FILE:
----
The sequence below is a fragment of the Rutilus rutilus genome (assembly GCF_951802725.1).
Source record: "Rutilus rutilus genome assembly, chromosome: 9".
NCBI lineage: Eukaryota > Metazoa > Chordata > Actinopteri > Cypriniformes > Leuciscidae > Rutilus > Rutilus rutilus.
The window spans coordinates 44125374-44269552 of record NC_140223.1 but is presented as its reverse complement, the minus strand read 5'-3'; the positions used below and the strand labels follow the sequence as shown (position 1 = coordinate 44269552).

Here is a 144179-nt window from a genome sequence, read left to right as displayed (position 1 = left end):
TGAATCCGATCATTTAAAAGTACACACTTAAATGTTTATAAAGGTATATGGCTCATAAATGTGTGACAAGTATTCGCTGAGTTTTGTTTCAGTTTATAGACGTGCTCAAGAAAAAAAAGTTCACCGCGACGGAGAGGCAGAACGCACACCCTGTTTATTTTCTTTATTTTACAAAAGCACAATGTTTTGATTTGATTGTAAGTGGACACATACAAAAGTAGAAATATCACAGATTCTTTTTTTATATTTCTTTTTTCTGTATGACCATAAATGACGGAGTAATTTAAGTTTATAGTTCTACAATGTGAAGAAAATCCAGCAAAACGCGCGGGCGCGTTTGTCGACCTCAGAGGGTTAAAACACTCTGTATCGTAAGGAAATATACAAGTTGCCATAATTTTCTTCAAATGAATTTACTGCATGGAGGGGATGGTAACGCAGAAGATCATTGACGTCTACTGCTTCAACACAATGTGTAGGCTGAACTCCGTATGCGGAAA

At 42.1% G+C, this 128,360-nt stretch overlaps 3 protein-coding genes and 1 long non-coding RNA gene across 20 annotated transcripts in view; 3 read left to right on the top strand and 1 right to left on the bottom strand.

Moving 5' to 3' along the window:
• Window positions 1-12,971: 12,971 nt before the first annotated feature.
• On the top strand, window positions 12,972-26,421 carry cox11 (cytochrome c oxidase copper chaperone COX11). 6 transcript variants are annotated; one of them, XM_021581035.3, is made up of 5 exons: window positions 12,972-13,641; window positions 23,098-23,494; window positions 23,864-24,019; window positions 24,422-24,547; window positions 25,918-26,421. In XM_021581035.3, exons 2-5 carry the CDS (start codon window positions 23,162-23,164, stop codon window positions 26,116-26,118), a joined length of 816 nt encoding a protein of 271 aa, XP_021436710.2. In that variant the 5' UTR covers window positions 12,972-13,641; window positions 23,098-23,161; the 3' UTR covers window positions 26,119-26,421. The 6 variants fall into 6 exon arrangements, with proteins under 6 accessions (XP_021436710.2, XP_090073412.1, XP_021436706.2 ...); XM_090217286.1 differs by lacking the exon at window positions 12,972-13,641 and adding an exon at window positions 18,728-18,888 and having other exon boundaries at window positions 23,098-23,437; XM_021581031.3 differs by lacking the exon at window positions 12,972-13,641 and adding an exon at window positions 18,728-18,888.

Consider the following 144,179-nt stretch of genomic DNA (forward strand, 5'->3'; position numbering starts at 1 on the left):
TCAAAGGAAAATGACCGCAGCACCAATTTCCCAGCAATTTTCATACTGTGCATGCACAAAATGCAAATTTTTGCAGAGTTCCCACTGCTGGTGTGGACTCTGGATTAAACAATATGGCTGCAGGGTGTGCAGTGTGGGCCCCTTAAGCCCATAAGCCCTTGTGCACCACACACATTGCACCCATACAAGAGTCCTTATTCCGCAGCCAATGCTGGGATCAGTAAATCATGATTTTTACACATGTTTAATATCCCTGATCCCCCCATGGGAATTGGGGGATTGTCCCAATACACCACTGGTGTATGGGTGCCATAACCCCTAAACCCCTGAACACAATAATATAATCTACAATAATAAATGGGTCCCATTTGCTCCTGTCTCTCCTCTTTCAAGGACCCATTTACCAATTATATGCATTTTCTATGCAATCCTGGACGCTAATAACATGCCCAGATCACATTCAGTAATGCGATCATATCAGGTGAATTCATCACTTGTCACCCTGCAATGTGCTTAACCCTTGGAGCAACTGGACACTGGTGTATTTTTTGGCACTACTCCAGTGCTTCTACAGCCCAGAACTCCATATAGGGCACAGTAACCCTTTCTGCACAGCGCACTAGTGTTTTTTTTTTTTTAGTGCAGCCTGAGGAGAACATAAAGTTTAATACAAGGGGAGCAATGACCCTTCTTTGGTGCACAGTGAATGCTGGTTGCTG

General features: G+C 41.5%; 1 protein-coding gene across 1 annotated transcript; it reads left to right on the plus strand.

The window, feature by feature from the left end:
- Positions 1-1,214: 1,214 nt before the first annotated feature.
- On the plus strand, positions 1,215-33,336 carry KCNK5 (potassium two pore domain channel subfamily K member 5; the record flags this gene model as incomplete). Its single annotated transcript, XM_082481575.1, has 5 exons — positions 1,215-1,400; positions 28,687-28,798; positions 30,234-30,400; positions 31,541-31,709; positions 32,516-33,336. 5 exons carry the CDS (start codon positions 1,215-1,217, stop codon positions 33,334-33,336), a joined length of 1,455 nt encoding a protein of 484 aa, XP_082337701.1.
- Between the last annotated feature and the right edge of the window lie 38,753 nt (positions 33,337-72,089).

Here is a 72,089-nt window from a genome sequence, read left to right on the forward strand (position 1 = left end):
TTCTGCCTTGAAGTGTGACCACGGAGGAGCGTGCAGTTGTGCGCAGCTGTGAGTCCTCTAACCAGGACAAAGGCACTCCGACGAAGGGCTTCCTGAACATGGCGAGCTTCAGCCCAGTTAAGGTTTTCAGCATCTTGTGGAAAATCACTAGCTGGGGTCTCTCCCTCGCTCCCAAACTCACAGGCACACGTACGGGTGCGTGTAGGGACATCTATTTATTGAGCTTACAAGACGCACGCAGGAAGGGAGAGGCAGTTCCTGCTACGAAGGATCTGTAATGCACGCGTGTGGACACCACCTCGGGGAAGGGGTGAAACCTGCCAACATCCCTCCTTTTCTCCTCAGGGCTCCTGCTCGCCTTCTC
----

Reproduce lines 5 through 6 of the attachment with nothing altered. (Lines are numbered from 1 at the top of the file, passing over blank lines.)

Here is a 144179-nt window from a genome sequence, read left to right as displayed (position 1 = left end):
TGAATCCGATCATTTAAAAGTACACACTTAAATGTTTATAAAGGTATATGGCTCATAAATGTGTGACAAGTATTCGCTGAGTTTTGTTTCAGTTTATAGACGTGCTCAAGAAAAAAAAGTTCACCGCGACGGAGAGGCAGAACGCACACCCTGTTTATTTTCTTTATTTTACAAAAGCACAATGTTTTGATTTGATTGTAAGTGGACACATACAAAAGTAGAAATATCACAGATTCTTTTTTTATATTTCTTTTTTCTGTATGACCATAAATGACGGAGTAATTTAAGTTTATAGTTCTACAATGTGAAGAAAATCCAGCAAAACGCGCGGGCGCGTTTGTCGACCTCAGAGGGTTAAAACACTCTGTATCGTAAGGAAATATACAAGTTGCCATAATTTTCTTCAAATGAATTTACTGCATGGAGGGGATGGTAACGCAGAAGATCATTGACGTCTACTGCTTCAACACAATGTGTAGGCTGAACTCCGTATGCGGAAA